Discusses role of the National Science Foundation in U.S. research in the Arctic and Antarctic. For the latter NSF has fostered a coordinated basic research program. Some features of it and techniques developed might be utilized in a bipolar program on problems of common interest, e.g. conjugate phenomena of the upper atmosphere, international cooperation, etc. Proposals for basic research in the Arctic are welcomed.
Describes changes observed among Chipewyans at Snowdrift in southwestern Mackenzie District in 1960-1961, and considers their duplication and significance throughout the Subarctic. At Snowdrift, trapping has decreased in area, intensity, and popularity. Among the factors responsible are other sources of income (mainly government), establishment of a school, improved village housing, and fluctuations in fur prices. Trapping patterns in various other communities examined from the literature indicate a general decline in the western and, to a lesser extent, eastern Subarctic. Some factors however, especially lack of other job opportunities, tend to foster continued trapping.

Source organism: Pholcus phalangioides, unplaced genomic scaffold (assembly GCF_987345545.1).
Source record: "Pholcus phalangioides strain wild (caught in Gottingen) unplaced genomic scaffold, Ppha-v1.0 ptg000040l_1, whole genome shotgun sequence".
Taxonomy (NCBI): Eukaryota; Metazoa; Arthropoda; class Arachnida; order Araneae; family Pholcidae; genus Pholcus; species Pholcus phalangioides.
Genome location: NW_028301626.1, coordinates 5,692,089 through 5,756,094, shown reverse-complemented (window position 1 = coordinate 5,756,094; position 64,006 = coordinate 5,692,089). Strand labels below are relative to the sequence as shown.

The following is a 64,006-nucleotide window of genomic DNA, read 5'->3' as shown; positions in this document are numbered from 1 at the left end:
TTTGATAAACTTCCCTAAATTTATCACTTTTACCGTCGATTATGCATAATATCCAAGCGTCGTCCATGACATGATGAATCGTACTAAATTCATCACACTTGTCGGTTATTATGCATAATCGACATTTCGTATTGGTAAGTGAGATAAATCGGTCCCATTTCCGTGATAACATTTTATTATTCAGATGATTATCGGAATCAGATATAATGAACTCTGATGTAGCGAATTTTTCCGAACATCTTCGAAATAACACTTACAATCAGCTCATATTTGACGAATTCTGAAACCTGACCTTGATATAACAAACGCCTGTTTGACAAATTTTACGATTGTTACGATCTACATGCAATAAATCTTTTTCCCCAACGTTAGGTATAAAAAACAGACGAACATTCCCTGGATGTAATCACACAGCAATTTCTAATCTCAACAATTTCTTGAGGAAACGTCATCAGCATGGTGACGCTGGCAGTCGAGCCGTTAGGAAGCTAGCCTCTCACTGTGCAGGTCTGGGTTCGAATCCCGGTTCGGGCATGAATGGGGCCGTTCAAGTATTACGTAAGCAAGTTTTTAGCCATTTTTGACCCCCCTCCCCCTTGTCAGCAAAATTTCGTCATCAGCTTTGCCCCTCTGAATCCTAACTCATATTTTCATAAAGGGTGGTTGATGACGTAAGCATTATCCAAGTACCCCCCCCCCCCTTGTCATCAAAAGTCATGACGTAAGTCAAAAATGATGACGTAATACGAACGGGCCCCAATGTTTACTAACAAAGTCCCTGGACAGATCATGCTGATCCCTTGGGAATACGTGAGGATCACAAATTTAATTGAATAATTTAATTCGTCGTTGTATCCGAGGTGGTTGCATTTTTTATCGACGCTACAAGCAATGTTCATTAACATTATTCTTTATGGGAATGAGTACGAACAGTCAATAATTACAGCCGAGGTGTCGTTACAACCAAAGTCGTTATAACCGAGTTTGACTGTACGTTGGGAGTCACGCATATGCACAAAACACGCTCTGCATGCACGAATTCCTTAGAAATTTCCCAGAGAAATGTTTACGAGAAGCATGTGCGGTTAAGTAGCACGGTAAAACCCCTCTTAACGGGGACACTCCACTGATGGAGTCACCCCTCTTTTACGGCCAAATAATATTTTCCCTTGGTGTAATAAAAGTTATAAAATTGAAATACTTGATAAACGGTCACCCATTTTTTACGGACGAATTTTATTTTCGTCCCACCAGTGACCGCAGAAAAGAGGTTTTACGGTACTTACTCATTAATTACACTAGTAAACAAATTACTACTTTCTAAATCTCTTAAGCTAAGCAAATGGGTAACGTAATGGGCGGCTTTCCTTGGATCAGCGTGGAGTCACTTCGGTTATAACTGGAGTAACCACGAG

Entomological studies in the Lake Hazen area, Ellesmere Island, including lists of species of arachnida, collembola, and insecta
Arctic, v. 16, no. 3, Sept. 1963, p. 175-180
ASTIS record 9906
Notes investigations in 1961 and 1962 at Camp Hazen and lists the species collected in 1961: 11 arachnid, 14 collembole, and 189 insect species; 25 others were collected in 1962. Species previously recorded in the Queen Elizabeth Islands are indicated; and a second list is given of those (15 arachnid, 17 collumbole, and 39 insects) recorded on the Islands but not taken at Camp Hazen.